Sunday, December 16, 2012

Spurs v Swansea: anti-continental manifesto

Starting line-ups

If ever there was a match that epitomised the continental way of playing, the Spurs v Swansea match has to be up there among one of the clearest pieces of evidence. There was no "throwing it in the mixer", hoofing it upfield or route-one football. There were rather two teams coached by two foreigners that keep trying to instill the values of keeping the ball on the ground and their passing short and sweet (even though both teams haven't been exactly Stoke-ish over the past few years). For the average English fan and/or viewer - used to more action-packed matches -, it must have been quite a hard penance.

Swansea were at their best for the first 15 minutes. With Spurs trying to pressure high up and to keep their opposition from getting into their passing rhythm, Michael Laudrup's team were very good at avoiding ressure and looked extremely comfortable on the ball, including all of their back four, with De Guzmán doing excellent work dropping off in order to overload Spurs' midfield duo of Sandro and Dembélé. 15 minutes into the match, the possession stats read 60% for Swansea, even though the match was at White Hart Lane.

Spurs eventually found their stride and managed to disturb Swansea's passing patterns. Simultaneously, André Villas-Boas' men started finding the way to compensate for Gareth Bale's absence, with Adebayor roaming out wide and Clint Dempsey, originally deployed on the left, more and more central.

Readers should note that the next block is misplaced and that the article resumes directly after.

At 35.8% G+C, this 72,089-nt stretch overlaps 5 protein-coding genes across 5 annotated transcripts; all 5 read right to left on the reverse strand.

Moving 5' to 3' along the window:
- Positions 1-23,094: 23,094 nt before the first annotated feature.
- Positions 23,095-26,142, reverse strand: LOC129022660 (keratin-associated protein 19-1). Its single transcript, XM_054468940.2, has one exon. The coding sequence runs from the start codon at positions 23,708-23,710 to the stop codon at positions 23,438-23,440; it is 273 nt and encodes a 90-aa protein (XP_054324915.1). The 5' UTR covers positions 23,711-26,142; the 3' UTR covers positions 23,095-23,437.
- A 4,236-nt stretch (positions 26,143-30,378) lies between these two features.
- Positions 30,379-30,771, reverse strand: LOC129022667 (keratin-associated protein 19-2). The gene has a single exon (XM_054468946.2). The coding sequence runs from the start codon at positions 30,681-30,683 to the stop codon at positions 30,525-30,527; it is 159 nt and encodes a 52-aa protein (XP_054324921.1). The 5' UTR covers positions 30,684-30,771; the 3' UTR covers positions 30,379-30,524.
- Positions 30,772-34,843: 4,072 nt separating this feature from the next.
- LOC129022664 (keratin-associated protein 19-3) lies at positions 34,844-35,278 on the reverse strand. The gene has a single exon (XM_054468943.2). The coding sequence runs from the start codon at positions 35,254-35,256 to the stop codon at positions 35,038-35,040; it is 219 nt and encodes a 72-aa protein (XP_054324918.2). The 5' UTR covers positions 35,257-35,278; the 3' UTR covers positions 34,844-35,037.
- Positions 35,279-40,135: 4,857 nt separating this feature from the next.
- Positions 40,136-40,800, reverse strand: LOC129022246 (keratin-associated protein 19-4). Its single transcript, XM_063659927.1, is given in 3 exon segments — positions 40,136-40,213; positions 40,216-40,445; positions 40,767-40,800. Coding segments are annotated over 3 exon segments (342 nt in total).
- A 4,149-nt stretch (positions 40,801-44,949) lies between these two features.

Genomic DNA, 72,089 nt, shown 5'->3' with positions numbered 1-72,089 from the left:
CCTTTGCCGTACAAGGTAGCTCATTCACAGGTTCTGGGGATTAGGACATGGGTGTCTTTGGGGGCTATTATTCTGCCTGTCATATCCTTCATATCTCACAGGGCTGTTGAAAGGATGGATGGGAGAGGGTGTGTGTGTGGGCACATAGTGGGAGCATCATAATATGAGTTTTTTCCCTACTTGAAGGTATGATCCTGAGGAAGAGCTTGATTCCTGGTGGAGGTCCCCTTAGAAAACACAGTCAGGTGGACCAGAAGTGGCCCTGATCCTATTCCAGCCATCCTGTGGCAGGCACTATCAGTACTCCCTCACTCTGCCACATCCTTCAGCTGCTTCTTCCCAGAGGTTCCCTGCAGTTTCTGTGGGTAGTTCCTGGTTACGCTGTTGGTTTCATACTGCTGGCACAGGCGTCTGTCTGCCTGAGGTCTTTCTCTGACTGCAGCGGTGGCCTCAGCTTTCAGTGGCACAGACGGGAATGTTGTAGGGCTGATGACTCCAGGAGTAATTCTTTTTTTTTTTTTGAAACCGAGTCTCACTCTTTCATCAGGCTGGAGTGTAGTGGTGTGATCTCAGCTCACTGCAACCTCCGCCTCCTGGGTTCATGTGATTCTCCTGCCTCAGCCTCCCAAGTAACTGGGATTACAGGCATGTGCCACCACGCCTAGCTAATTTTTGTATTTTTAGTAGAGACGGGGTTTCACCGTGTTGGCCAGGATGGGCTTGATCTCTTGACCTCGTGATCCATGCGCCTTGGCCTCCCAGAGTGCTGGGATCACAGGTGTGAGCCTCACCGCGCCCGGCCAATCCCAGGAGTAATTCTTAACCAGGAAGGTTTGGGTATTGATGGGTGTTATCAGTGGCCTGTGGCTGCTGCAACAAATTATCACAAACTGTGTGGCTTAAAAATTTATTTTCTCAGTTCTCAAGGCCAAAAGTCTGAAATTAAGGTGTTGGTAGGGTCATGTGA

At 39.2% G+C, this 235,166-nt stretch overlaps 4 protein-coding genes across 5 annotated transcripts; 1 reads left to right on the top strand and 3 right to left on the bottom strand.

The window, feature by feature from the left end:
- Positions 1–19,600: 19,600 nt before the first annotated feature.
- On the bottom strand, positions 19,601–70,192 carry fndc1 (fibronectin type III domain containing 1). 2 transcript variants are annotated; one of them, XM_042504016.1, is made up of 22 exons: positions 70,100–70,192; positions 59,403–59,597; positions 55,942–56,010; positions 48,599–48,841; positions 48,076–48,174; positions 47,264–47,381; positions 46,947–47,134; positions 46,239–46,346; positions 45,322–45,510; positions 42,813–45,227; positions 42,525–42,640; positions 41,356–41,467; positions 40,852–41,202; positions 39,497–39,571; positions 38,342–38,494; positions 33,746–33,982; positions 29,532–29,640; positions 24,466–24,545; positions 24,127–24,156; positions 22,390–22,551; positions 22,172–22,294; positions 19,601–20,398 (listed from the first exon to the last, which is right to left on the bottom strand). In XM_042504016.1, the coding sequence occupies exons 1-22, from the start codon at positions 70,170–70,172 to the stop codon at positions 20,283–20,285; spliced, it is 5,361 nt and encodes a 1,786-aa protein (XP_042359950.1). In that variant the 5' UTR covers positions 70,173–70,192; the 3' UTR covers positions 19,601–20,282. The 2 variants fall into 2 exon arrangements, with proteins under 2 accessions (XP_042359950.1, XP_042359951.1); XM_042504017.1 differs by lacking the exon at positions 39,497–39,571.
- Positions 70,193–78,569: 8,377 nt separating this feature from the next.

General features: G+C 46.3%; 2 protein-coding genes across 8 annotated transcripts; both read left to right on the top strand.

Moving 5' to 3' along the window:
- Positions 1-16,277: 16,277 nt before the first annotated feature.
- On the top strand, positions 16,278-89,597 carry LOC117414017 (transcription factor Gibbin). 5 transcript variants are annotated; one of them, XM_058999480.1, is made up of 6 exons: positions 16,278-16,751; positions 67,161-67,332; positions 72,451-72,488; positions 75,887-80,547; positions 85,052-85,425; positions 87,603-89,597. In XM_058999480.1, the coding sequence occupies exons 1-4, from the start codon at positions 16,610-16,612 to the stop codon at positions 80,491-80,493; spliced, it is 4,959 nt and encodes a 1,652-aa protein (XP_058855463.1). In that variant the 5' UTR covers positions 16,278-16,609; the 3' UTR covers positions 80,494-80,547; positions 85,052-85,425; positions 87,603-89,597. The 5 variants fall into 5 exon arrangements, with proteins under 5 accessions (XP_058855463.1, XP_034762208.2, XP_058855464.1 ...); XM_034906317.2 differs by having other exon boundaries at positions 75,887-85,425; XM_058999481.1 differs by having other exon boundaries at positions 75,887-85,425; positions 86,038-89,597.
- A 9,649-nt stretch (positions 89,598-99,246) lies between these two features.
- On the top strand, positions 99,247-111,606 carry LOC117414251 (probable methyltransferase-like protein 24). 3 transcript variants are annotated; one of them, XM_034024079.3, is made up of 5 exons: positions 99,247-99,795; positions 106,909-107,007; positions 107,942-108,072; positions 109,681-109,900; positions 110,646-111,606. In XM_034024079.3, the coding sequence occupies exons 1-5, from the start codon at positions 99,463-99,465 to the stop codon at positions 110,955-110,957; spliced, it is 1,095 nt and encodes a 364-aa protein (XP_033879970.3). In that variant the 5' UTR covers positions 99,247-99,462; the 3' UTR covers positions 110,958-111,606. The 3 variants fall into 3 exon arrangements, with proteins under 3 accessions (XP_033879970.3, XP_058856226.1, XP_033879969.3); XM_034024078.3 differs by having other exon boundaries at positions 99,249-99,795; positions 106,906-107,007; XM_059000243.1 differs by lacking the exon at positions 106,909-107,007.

Nevertheless, Spurs' chances were bound to come from the right flank, with Kyle Walker and Aaron Lennon the main providers. Dembélé, who excels at gliding past his opponents, was a bit off pace today, even though his game was very interesting throughout.

With little creativity from midfield, AVB needed "drivers" - players who can push the team forward with sprints and take-ons, especially with Bale sidelined. Even though Lennon would seem to be the man for the job, his last touch and decision-making process keep letting him down, often squandering excellent opportunities.

Despite the excellent start to their match, Swansea found themselves pinned back, the odd counterattacking menace notwithstanding. As stated when the Welsh team played against City, Routledge, De Guzmán and Michu are very good players, especially on the break - and there were clearly glimpses of that today. However, the fact that they were playing and defending so deep increased their difficulty at taking the game to the Londoners.

This chalkboard offers clear evidence of Swansea's lack of penetration.

Swansea found it very hard to get past the Spurs defence.

In fact, Swansea were defending so deep that the number of tackles, interceptions and blocks made inside and near the penalty box would be more indicative of an Italian team playing their usual brand of counter-attack, something the Welsh were forced to by Spurs' growing pressure.